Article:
Beyond Meat: Faux-Meat Alternatives
Vegan option. Meat alternative. Fake meat. From labels to a wide array of dishes conceivable, a slew of faux-meat products are not new to the market. Yet the innovators at Beyond Meat have created a faux-chicken alternative that is described to look, feel and more importantly, taste like chicken.
Beyond Meat founder Ethan Brown and his team have high ambitions for their product—hoping to market the faux-chicken in the meat aisle section of the grocery stores as opposed to being placed alongside tofu and other vegan options.
Whole Foods, a distributor of Beyond Meat, currently sells the meat alternative product although not necessarily in the meat aisle section. Currently, Beyond Meat’s beef alternative is in the process of wide release.
Located in Columbia, Missouri, Beyond Meat has in its employ, Fu-hung Hsieh and Harold Huff, University of Missouri professors who have spent a decade developing their pea protein and soybean based product into imitating a chicken-y likeness.
A study found the likeness of a food is just as important as the actual ingredients within regarding drawing consumers to meat options.
The process requires cooking the protein mixture in varying degrees of temperatures, which is then lengthened into strip to be grilled at the end of the process. In total, the method requires 90 minutes of cooking time in comparison to the energy and time it takes to produce factory farm chicken.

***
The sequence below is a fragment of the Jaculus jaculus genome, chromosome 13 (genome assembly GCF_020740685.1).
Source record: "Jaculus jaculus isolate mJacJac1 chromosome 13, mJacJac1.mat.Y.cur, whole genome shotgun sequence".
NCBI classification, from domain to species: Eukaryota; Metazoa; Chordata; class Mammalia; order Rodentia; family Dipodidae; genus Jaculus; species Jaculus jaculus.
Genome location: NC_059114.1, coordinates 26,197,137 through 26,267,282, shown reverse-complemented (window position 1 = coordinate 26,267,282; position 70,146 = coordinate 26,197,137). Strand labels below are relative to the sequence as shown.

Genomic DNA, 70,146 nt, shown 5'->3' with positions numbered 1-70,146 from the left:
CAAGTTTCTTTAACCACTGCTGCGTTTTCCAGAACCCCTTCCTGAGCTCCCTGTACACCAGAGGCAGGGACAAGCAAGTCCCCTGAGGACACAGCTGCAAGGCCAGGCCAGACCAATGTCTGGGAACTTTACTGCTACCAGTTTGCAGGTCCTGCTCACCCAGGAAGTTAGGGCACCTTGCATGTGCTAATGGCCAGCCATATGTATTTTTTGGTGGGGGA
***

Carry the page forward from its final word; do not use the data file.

As a result, the chicken-like muscle fibers have drawn the attention of individuals such as Twitter Founder and long time vegan Biz Stone, former president Bill Clinton and even former professional boxer Mike Tyson.
A United Nations Environment Programme study reports that agricultural livestock is the source of 25 percent of green house gasses (GHG.) With the rising increase of meat consumption towering over production, satisfying meat consumers proves to largely be unsustainable. Meat consumption from 2009 to the next 40 years is predicted to increase by 65 percent, according to the Food and Agriculture Organization.
Furthermore, about 50 percent of the water used in the United States alone goes towards raising livestock. A pound of chicken can use up to 468 gallons of water.
At $5.29 per package, Beyond Meat’s faux-chicken product hopes to draw a wide appeal given the chemicals infused in the market variety meat products as well as the environmental impact of our meat-eating tendencies.
Pretty soon, the age-old question of which came first, the chicken or the egg, will prove irrelevant. Beyond Meat hopes to revolutionize our diet beyond meeting our carnivorous choices.
– Miles Abadilla
Sources: Al-Jazeera, Care2, Farm Progress, Huffington Post Taste, Huffington Post, Slate, CNN, Oxfam America